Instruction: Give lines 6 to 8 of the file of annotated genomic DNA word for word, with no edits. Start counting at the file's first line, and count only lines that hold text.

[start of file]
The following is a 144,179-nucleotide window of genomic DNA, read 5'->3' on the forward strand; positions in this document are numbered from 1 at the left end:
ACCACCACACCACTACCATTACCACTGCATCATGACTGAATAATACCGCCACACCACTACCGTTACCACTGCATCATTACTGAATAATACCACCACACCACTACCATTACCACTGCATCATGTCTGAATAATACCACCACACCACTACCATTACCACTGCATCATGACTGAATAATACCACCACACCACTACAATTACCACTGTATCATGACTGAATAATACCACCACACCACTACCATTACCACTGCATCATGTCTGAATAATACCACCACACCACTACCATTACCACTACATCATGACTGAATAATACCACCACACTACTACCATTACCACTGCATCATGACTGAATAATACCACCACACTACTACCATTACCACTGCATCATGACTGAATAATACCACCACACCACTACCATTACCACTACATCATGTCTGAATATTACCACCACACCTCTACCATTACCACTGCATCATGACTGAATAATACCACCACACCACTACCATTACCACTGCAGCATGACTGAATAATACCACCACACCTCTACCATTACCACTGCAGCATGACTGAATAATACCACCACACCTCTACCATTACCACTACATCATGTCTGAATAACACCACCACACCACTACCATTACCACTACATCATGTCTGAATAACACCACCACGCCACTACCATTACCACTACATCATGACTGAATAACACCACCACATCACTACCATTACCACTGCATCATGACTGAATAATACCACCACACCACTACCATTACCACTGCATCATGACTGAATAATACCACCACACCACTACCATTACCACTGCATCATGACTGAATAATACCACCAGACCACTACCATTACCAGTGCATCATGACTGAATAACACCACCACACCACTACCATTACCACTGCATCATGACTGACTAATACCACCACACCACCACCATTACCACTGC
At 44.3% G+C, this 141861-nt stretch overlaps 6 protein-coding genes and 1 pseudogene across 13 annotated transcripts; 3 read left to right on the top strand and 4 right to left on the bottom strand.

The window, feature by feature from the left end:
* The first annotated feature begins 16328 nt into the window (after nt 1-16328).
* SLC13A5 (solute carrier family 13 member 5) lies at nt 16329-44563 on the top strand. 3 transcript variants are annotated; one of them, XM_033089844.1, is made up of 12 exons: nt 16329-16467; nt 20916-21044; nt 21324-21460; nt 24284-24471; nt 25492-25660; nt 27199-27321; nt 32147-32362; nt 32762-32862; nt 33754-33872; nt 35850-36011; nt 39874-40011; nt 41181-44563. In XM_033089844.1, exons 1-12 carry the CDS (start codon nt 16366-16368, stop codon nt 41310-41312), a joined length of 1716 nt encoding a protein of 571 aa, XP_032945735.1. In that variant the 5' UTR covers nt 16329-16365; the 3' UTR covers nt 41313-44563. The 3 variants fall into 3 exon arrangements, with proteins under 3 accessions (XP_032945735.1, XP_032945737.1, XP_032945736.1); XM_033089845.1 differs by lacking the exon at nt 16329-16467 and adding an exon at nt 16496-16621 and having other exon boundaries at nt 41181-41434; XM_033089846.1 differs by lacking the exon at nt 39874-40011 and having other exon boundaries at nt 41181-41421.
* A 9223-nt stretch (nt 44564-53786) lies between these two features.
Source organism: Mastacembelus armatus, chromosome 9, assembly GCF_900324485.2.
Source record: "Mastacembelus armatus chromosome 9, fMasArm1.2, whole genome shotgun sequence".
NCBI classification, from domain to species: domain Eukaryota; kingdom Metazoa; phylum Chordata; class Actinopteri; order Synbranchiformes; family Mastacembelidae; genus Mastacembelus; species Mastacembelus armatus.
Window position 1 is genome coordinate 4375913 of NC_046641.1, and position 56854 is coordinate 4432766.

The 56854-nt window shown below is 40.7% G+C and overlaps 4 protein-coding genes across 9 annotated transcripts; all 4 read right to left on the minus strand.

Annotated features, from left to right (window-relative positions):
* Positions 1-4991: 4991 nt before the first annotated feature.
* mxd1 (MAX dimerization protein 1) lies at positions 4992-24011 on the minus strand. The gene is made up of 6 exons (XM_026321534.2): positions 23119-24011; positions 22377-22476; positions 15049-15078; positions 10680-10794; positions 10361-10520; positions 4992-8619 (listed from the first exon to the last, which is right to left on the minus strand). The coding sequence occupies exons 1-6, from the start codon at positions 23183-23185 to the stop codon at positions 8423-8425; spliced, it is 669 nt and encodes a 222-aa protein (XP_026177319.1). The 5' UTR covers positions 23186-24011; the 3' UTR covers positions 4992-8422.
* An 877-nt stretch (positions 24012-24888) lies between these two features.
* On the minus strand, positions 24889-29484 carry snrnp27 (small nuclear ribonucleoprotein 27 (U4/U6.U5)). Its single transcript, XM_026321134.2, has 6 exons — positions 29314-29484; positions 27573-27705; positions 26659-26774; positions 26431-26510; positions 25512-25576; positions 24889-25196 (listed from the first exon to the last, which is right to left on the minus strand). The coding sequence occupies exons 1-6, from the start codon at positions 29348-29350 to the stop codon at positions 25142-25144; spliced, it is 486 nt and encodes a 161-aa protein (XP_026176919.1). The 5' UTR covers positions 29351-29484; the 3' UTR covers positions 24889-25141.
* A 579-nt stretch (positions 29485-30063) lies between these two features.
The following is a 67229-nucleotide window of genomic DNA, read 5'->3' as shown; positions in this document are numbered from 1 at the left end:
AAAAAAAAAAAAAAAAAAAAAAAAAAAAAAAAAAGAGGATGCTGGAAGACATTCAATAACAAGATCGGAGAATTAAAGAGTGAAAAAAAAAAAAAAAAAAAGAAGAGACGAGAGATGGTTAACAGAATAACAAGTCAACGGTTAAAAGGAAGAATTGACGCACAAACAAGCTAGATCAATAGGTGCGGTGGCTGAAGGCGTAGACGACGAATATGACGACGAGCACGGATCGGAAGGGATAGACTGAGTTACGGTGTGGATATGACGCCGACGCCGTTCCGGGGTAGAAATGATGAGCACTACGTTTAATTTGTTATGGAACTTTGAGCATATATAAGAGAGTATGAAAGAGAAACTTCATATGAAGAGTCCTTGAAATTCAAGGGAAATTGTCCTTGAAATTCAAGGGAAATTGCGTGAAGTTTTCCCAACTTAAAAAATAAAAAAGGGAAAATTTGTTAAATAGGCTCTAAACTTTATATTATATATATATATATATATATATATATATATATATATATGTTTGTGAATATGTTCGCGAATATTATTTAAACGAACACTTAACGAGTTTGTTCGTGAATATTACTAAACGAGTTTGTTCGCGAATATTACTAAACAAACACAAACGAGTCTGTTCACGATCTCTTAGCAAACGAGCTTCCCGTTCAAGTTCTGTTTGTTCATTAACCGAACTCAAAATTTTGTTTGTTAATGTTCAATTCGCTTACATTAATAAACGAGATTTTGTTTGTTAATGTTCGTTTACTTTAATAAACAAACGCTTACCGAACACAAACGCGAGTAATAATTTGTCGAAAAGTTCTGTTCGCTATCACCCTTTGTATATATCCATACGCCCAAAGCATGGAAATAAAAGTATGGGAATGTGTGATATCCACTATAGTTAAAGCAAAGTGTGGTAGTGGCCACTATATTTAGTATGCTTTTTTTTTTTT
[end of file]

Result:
* SLC13A5 (solute carrier family 13 member 5) lies at nt 16329-44563 on the top strand. 3 transcript variants are annotated; one of them, XM_033089844.1, is made up of 12 exons: nt 16329-16467; nt 20916-21044; nt 21324-21460; nt 24284-24471; nt 25492-25660; nt 27199-27321; nt 32147-32362; nt 32762-32862; nt 33754-33872; nt 35850-36011; nt 39874-40011; nt 41181-44563. In XM_033089844.1, exons 1-12 carry the CDS (start codon nt 16366-16368, stop codon nt 41310-41312), a joined length of 1716 nt encoding a protein of 571 aa, XP_032945735.1. In that variant the 5' UTR covers nt 16329-16365; the 3' UTR covers nt 41313-44563. The 3 variants fall into 3 exon arrangements, with proteins under 3 accessions (XP_032945735.1, XP_032945737.1, XP_032945736.1); XM_033089845.1 differs by lacking the exon at nt 16329-16467 and adding an exon at nt 16496-16621 and having other exon boundaries at nt 41181-41434; XM_033089846.1 differs by lacking the exon at nt 39874-40011 and having other exon boundaries at nt 41181-41421.
* A 9223-nt stretch (nt 44564-53786) lies between these two features.
Source organism: Mastacembelus armatus, chromosome 9, assembly GCF_900324485.2.